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The Art of Describing - HOA00008C

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  • Department: History of Art
  • Module co-ordinator: Information currently unavailable
  • Credit value: 20 credits
  • Credit level: C
  • Academic year of delivery: 2018-19

Module will run

Occurrence Teaching cycle
A Autumn Term 2018-19 to Spring Term 2018-19

Module aims

This module has two interrelated aims: it introduces students to the study of objects at first hand, and it teaches them how to describe these experiences in words. The teaching is therefore divided between field visits and the seminar room.

Module learning outcomes

  • To have visited works of art and architecture in local museums, galleries and other public spaces.
  • An ability to analyse works of art in the original, and an understanding of its potential application.
  • An ability to describe works of art and architecture in written prose.


Task Length % of module mark
1500 word essay
N/A 90
Oral presentation/seminar/exam
Oral contribution
N/A 10

Special assessment rules



Task Length % of module mark
1500 word essay
N/A 90

Module feedback

Feedback on summative exams within six weeks.

Indicative reading

  • Baxandall, Michael, Patterns of Intention: On the Historical Explanation of Pictures (1985).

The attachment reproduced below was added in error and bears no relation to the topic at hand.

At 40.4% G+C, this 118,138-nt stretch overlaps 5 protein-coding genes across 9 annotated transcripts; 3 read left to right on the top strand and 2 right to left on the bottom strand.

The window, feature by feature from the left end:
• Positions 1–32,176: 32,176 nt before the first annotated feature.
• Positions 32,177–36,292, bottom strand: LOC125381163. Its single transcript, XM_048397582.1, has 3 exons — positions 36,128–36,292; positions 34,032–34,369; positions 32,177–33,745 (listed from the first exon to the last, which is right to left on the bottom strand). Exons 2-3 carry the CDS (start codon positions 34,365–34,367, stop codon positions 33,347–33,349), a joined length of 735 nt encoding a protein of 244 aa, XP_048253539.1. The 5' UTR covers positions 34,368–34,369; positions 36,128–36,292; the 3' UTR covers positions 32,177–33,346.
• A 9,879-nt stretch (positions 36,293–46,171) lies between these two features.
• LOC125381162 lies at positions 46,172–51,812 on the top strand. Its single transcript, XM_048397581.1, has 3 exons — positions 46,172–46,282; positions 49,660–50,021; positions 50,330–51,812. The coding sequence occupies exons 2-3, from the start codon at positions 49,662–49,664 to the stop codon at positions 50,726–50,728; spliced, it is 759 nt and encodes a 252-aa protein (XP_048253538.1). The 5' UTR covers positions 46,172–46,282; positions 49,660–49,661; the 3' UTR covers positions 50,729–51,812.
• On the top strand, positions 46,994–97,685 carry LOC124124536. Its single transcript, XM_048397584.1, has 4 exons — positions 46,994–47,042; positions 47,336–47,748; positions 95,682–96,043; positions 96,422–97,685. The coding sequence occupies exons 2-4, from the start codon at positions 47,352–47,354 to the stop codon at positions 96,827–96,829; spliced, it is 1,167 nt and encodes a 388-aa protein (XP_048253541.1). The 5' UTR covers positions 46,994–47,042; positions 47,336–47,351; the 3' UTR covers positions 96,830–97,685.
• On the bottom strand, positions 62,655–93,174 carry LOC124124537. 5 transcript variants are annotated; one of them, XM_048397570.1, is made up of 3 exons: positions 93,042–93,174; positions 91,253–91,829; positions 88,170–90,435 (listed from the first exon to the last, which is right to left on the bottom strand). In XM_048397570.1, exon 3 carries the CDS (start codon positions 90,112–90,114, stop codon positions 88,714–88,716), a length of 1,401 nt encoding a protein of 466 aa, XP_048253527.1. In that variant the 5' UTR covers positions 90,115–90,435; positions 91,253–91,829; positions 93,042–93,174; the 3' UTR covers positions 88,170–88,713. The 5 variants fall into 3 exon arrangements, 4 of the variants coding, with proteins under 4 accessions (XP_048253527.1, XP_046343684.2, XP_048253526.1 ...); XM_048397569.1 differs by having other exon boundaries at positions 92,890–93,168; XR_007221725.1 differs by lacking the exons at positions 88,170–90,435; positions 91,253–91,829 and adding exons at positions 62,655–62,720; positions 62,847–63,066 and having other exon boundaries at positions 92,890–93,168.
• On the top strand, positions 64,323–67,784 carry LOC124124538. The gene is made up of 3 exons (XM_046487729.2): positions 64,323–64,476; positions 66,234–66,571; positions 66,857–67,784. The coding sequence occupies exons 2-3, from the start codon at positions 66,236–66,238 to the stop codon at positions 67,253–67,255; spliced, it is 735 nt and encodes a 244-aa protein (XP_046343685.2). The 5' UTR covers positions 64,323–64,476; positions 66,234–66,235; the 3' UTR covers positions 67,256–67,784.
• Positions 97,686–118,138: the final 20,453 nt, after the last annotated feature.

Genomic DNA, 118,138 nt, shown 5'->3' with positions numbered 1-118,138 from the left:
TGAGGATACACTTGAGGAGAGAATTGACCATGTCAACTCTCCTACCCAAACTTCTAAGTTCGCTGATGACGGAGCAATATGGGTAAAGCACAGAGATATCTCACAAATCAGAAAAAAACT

• Jordanova, Ludmilla, The Look of the Past: Visual and Material Evidence in Historical Practice (2012).
  • Nelson, Robert S. and Richard Shiff, Critical Terms for Art History (2nd ed., 2003).

The information on this page is indicative of the module that is currently on offer. The University is constantly exploring ways to enhance and improve its degree programmes and therefore reserves the right to make variations to the content and method of delivery of modules, and to discontinue modules, if such action is reasonably considered to be necessary by the University. Where appropriate, the University will notify and consult with affected students in advance about any changes that are required in line with the University's policy on the Approval of Modifications to Existing Taught Programmes of Study.

Coronavirus (COVID-19): changes to courses

The 2020/21 academic year will start in September. We aim to deliver as much face-to-face teaching as we can, supported by high quality online alternatives where we must.

Find details of the measures we're planning to protect our community.

Course changes for new students